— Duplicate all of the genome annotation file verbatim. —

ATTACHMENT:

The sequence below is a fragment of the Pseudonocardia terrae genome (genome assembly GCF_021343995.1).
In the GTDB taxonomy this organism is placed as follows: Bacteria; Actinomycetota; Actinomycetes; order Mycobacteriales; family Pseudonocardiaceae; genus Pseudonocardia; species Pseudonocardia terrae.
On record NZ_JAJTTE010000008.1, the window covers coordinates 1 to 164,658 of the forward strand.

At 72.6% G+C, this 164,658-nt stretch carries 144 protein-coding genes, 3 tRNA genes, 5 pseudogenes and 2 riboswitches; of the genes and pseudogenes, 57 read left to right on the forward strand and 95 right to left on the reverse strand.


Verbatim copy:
The sequence below is a fragment of the Pseudonocardia terrae genome (genome assembly GCF_021343995.1).
In the GTDB taxonomy this organism is placed as follows: Bacteria; Actinomycetota; Actinomycetes; order Mycobacteriales; family Pseudonocardiaceae; genus Pseudonocardia; species Pseudonocardia terrae.
On record NZ_JAJTTE010000008.1, the window covers coordinates 1 to 164,658 of the forward strand.

At 72.6% G+C, this 164,658-nt stretch carries 144 protein-coding genes, 3 tRNA genes, 5 pseudogenes and 2 riboswitches; of the genes and pseudogenes, 57 read left to right on the forward strand and 95 right to left on the reverse strand.